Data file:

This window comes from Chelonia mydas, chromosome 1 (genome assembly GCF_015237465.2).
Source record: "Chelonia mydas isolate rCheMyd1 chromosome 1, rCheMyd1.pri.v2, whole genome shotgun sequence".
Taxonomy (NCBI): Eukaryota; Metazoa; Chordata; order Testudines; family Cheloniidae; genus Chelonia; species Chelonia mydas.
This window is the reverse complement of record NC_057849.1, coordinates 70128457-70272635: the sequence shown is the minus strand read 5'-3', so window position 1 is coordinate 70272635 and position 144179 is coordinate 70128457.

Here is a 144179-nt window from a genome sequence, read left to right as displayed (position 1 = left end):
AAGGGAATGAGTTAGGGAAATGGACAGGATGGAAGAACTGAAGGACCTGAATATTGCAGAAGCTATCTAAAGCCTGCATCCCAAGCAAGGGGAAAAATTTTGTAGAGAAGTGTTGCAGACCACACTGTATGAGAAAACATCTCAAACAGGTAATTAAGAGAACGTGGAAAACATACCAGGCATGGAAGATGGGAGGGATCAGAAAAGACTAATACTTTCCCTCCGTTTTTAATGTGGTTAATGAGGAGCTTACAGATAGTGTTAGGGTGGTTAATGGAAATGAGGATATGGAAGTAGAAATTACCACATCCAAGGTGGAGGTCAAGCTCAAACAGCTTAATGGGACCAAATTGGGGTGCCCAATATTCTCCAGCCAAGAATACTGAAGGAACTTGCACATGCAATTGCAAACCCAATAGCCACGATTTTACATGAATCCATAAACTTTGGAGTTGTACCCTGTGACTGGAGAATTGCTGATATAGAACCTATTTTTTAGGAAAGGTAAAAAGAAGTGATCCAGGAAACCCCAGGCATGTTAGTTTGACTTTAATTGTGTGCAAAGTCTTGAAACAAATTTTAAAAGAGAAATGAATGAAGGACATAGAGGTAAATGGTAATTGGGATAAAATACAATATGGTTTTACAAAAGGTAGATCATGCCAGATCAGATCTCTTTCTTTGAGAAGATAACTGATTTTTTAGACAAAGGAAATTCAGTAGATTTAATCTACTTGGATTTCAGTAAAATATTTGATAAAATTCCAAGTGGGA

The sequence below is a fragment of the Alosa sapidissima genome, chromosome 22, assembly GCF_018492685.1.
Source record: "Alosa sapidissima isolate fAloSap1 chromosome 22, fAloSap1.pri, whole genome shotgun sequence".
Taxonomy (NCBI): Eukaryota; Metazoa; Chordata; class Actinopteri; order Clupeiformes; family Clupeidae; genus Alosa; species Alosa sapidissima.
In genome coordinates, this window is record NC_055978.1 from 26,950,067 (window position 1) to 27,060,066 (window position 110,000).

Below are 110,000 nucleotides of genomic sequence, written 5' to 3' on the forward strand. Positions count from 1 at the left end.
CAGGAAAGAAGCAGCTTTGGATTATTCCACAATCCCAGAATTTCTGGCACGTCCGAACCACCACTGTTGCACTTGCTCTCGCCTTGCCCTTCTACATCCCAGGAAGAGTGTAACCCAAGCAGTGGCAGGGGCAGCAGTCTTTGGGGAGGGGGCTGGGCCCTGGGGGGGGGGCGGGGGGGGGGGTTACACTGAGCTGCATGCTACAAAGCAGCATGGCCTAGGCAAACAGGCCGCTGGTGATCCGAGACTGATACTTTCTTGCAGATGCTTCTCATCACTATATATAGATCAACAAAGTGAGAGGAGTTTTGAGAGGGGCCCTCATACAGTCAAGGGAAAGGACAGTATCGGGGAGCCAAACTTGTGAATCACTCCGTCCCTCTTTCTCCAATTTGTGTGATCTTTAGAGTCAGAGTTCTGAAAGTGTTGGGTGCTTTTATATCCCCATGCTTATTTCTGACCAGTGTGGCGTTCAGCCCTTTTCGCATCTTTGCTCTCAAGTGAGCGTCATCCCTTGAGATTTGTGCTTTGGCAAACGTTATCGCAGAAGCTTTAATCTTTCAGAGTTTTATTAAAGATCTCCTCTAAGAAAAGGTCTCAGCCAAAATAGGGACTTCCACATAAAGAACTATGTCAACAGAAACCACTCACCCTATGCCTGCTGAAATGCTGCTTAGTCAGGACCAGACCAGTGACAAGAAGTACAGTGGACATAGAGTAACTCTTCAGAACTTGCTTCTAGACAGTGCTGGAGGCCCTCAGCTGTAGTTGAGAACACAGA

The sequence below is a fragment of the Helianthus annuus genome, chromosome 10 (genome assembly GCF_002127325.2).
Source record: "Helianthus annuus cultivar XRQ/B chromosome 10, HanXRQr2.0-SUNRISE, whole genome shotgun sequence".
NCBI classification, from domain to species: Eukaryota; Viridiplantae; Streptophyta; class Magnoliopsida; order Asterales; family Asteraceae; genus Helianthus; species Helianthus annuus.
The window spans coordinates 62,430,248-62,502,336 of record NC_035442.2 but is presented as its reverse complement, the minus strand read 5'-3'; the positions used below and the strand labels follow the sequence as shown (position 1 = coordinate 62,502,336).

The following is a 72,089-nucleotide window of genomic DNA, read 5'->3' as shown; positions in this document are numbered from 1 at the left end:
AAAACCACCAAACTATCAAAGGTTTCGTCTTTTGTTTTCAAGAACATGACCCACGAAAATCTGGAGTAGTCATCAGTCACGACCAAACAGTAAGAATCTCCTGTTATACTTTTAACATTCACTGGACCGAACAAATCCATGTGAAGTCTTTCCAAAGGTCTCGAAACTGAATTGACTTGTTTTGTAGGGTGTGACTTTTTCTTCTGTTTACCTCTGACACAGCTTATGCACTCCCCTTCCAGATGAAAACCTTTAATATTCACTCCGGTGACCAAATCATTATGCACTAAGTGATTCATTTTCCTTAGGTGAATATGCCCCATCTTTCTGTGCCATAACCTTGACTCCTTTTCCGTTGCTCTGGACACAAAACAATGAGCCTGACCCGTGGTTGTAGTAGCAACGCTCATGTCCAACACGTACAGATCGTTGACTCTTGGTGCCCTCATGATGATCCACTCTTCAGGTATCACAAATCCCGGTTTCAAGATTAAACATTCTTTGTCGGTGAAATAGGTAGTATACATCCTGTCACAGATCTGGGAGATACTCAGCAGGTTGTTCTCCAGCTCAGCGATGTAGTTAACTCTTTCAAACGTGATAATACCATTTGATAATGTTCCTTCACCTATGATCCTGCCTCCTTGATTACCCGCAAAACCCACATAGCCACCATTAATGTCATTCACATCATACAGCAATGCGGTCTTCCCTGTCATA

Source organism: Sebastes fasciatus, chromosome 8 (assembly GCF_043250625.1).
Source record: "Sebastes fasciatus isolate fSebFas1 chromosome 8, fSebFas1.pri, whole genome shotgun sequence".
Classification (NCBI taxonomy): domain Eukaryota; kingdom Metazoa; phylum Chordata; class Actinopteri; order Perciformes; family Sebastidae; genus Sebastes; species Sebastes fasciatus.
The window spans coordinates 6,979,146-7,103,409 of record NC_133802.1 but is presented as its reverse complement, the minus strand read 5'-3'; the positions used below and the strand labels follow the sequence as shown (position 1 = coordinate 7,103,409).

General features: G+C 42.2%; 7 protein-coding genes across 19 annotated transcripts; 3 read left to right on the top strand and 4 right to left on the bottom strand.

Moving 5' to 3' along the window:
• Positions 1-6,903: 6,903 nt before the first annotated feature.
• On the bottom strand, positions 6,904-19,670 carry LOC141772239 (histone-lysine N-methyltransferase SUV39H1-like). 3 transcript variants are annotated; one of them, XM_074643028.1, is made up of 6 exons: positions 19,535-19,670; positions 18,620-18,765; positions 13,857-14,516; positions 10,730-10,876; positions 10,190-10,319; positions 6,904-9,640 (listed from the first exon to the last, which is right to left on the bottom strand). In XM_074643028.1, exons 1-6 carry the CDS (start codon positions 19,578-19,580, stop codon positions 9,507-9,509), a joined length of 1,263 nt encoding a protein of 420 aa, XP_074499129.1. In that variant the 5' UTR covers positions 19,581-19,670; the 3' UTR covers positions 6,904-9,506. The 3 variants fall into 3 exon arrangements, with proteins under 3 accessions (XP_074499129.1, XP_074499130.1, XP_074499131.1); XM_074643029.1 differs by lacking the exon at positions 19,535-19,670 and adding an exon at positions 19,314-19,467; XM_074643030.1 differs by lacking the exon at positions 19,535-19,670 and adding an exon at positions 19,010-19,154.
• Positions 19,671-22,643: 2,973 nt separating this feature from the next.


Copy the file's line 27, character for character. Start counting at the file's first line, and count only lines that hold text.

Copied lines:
• Positions 19,671-22,643: 2,973 nt separating this feature from the next.